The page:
18, January 2024
Nature Journalling for Mindfulness
Being outside in Nature is good for your wellbeing, and so is mindfulness. By starting a Nature journalling habit, you can combine the two. You don’t need to be a writer, a naturalist or an artist – and you could make a difference not just to your own mood, but to Nature itself.
What is Nature Journalling?
Nature journalling means keeping a record of Nature and your relationship with it. It’s about noticing the tiny details in the natural world that you might miss on a regular walk. Pausing to observe, listen and take notes about these things places you in the current moment, making it an effective way to practise mindfulness.
What is Mindfulness?
Mindfulness means focusing your mind and body on the present moment, without judgement and with acceptance. It is often practised through meditation, but there are other methods, including through tai chi or yoga, or even colouring-in.
What is a Nature Journal?
A Nature journal can take the form of a sketchbook, notebook or scrapbook – the important thing to remember is that it’s your personal record of Nature. It might contain notes, sketches, paintings, drawings, poems, fallen leaves or feathers, diary entries, or a mixture of these. Your Nature journal will become a beautiful document about the wild world you’ve experienced and observed, and how it changes through the seasons and over time.
What Are the Benefits of Nature Journalling?
As well as bringing you into the present moment and helping you to be mindful, Nature journalling has many other benefits. Spending time in Nature is widely known to promote feelings of calm and wellbeing, stopping to engage with it even more so. The researchers at the University of Derby’s Nature Connectedness Research Group have found that deeply connecting with Nature not only helps our own wellbeing, but makes us more likely to want to protect the natural world. So, Nature journalling can be good for the planet too.
How to Practise Nature Journalling
To begin, you’ll need the very basics: a pen or pencil and something to write or draw in, like a notebook or a sketchbook.
Head out to a place where you know you’ll find some Nature. It could be a park, some woodland, a riverbank, a garden (a public one or a friend or family member’s, if you don’t have your own). Write the date and the location at the top of the page.
Start with your senses. What can you hear, smell, touch and see? This is a chance for you to be in the moment, to stop and discover something completely new.
Close your eyes for a moment and concentrate on the sounds around you. When you open your eyes, jot down all the noises you noticed: birdsong, water running, wind rustling leaves in trees.
Notice the smells in the air, and write these down, too: grass, soil, perhaps an aroma you haven’t smelt before, from a plant or flower.
What textures can you feel in Nature? From soft, downy leaves to the rough bark of a tree. Bark rubbings are a great way to record the textures of different tree trunks.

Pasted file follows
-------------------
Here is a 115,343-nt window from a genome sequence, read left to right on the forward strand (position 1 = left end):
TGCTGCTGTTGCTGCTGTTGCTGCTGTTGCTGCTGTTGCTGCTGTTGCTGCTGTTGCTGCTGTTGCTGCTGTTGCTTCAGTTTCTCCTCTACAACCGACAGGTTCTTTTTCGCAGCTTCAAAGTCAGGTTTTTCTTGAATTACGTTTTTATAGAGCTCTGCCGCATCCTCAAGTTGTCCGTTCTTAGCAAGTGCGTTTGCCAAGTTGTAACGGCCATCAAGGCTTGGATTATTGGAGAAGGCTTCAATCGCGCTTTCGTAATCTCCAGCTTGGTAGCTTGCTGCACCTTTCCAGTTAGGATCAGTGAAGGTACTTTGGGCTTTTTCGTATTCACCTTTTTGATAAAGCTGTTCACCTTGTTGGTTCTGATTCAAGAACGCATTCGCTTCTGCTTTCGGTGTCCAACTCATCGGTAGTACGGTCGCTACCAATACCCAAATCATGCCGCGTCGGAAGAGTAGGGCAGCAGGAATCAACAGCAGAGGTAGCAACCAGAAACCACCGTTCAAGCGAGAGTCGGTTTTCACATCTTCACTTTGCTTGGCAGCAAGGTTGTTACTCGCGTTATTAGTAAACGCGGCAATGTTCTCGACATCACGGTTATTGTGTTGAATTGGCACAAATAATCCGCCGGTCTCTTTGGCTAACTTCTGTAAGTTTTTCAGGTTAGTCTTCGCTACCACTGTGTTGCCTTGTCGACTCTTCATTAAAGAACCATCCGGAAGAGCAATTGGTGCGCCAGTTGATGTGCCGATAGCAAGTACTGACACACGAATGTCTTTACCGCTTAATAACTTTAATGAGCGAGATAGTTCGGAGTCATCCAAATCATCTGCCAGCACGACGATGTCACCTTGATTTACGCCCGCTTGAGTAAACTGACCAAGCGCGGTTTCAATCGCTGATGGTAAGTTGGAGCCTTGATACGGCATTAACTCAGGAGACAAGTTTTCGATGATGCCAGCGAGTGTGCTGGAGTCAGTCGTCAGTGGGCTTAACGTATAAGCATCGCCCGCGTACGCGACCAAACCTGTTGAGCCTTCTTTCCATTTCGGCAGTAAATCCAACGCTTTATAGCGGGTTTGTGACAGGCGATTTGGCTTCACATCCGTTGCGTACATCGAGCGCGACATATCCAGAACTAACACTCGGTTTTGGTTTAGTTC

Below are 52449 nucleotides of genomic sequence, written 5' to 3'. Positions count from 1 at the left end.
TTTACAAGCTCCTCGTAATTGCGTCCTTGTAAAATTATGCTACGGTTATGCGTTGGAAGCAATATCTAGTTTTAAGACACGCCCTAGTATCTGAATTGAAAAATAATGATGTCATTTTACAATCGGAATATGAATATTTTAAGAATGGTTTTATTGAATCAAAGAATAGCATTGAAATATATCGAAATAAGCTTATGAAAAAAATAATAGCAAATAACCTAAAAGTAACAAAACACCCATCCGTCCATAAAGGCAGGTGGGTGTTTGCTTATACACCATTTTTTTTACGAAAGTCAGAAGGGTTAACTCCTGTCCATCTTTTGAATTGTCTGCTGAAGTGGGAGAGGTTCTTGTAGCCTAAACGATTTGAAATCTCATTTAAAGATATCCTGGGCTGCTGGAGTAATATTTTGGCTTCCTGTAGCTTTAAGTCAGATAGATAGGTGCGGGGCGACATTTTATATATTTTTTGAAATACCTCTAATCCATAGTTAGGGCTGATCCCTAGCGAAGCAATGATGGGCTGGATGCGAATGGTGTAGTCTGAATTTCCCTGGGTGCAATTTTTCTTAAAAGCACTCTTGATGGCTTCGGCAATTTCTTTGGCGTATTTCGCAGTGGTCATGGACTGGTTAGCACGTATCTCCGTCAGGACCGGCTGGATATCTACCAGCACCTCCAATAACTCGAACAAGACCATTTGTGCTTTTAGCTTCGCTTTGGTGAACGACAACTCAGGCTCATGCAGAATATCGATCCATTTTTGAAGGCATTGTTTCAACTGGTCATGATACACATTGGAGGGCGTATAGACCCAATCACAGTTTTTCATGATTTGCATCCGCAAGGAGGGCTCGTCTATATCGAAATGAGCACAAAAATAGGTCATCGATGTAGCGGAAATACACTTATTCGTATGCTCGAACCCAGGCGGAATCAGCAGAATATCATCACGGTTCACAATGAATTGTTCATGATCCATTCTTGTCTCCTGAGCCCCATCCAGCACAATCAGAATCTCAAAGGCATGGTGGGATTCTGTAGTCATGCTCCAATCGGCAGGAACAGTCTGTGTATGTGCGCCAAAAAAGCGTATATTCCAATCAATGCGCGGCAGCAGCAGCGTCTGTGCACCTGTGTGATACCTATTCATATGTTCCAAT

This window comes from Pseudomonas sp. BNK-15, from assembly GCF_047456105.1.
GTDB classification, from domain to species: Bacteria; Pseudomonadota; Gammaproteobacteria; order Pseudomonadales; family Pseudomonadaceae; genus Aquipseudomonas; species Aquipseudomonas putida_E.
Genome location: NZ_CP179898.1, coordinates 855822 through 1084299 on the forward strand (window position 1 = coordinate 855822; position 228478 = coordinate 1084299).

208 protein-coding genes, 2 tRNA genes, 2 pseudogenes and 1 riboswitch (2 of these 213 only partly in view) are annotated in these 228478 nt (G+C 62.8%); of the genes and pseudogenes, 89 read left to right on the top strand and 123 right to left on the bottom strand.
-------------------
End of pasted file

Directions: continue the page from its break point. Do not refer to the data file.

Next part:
What can you see? Look closely at the ground, at vegetation, see if you can spot any insects. If you can, stay still and draw or sketch anything of note. If not, take photographs or make notes and use them to make drawings when you get home.
Nature Journalling Tips
See the Seasons Consider choosing a tree, body of water or other natural landmark to revisit time and again, watching how it changes throughout the year.
No Judgement Don’t worry about how your sketches look, or be afraid of making mistakes: this is your personal Nature journal. If you do want to improve your drawing skills, they will develop naturally if you journal regularly.
Be Curious If you don’t know the name of an interesting fungus or flower you see, or you can’t identify the call of a bird you hear, that’s fine. Describe the thing or write questions about it in your journal and look up the answers later. You’ll learn a lot about Nature this way.
Develop at Home Don’t worry if you can only write down a few words, or make a very basic sketch while you’re outdoors. When you get home, ‘flesh-out’ the basics on your page; paint or shade drawings, and see if any of the words you wrote inspire a poem or piece of prose. Perhaps you glimpsed a bird in the sky and would like to draw a detailed picture of it. Look up that bird and spend some time making a closer study of its shape and colours.
Be Even More Mindful Getting creative while you fill in the details of your journal can be calming in itself. Colouring-in is known to promote mindfulness, so spending time adding colour to your drawings you’re home adds another layer of mindfulness to the journalling process.
Seek Inspiration Search for Nature journalling on social media and online and you’ll find a community of people sharing ideas and inspiration. In this video, Nature journaller Alex Boon explains how the practice can change lives, and his Youtube channel is full of tutorials and advice. Get Out Get Arty is a Nature journalling group based in Shrewsbury, but they offer online sessions and have an online community. The Nature Journaling Week website is packed with tips and ideas. Try Eventbrite and search engines for Nature journalling events and workshops in your area.